Python 3 basics

revised due to me forgetting to add branching and if statements. probably add more stuff in the future.

I first want to start off by this post is more of a reminder for myself, than a tutorial. I like to plan just in case for whatever reason, I forget how python works, I want to have a reference for me, by me. It doesn’t have to make sense to you but whatever. Take it or leave it.

I will also include a link to an online compiler. I am sure that there are libraries for me to use that can create an online compiler, or if not, since this website is powered by WordPress, and Minimally python, I’ll figure something out and update the post if no other solution is added to this blog page.

below is a sample from a python script, ran in PHP to be output in a WordPress shortcode, thus a successful integration of python3 into a WordPress shortcode being utilized as a display end for python3. Youtube-dl is a python library. This is proof of python being called from WordPress PHP.

[debug] System config: []

[debug] User config: []

[debug] Custom config: []

[debug] Command-line args: ['-v', '', '-o', 'bidenisaracist.mp4']

[debug] Encodings: locale UTF-8, fs utf-8, out utf-8, pref UTF-8

[debug] youtube-dl version 2021.06.06

[debug] Python version 3.8.5 (CPython) - Linux-4.4.276-xeon-hst-x86_64-with-glibc2.17

[debug] exe versions: ffmpeg 3.3.1-static, ffprobe 3.3.1-static

[debug] Proxy map: {}

[BitChute] VOukLYqQLOtp: Downloading webpage

[BitChute] VOukLYqQLOtp: Checking video URL

[debug] Default format spec: bestvideo+bestaudio/best

[debug] Invoking downloader on ''

[download] bidenisaracist.mp4 has already been downloaded

[download] 100% of 254.06MiB


You Dun’ Fked up naow!

type in the box print('racist liberals') and click the compile button

if you did it right, the output should be “racist liberals”. see?

Try out to your heart’s content

see? it’s easy to get started with python.

Now. Onto the hard part.

Setting up python

Now, to get python on your computer, you will need to go to the python website and download it. You could also download pydroid 3 from the google play store on android phones, and also use that.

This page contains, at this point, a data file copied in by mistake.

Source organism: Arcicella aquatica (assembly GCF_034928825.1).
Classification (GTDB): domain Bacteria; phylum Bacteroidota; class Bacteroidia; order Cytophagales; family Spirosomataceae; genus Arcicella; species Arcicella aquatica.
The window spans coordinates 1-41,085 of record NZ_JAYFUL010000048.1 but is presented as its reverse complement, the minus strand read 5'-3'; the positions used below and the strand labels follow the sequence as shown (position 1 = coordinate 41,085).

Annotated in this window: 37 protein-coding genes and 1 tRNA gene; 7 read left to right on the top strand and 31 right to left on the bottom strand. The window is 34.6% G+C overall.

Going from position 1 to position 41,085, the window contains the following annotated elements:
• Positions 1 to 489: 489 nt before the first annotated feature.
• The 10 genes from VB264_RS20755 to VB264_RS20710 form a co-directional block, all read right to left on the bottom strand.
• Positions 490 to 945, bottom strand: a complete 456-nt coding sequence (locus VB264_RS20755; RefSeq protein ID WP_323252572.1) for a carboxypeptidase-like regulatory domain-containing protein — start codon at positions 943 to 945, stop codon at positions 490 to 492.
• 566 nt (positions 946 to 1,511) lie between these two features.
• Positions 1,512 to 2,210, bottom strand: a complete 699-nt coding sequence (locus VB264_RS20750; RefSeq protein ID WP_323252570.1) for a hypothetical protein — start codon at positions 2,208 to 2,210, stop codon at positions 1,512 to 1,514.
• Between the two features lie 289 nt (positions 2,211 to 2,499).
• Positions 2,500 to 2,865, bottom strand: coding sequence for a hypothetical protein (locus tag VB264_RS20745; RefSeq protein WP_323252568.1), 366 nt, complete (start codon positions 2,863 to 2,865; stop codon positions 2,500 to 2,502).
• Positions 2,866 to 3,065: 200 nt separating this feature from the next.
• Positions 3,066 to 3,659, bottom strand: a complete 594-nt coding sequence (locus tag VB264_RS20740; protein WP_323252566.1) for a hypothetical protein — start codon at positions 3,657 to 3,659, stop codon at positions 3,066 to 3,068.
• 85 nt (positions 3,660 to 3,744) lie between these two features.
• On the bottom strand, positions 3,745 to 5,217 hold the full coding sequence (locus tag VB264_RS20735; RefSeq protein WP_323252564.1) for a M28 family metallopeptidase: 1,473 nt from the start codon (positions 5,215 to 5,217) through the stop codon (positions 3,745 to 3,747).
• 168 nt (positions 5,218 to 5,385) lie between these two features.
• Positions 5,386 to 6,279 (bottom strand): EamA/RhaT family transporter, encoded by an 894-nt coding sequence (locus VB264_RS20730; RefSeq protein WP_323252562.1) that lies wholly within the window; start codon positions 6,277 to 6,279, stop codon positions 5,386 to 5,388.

If you have a windows computer, you would download the exe or MSI file, and run it. Follow the instructions and after it says it installed successfully, you can run python, or use the companion ide (IDLE I think it’s called.) or use the bash shell to type it in.

If you use MacOS, since apple sucks in general (more than you think, less than it should), download the dmg file and follow the instructions. I ain’t doing shit about apple or anything.

If Linux is your operating system, then you chose well young padawan (star wars. It sucks now. RIP STAR WARS). But this method will be a little bit more involved. Examples will be from Linux lite os I use. It uses Debian and ubuntu so there are means of installing python. Linux comes by default with python so if you want to upgrade your python version, more or less what it involves, then this instruction set is the way to go.

Generally, you will be given the tar.xz compression file extension (.zip in windows compressed files) and will need an extraction software to open. What I did was create a program files directory to organize my software like on windows and extracted all of that there, but you can extract where you want to.

I am going to do a copy/paste of the readme.rst file that should come with it. In case for whatever reason you can’t parse it ( you can check python website, stack exchange, or even github as python is open source) so when you type in the following, you would need to use a terminal, or sometimes it’s called terminal emulator. It’s to linux what the bash shell is to windows, just a terminal interface.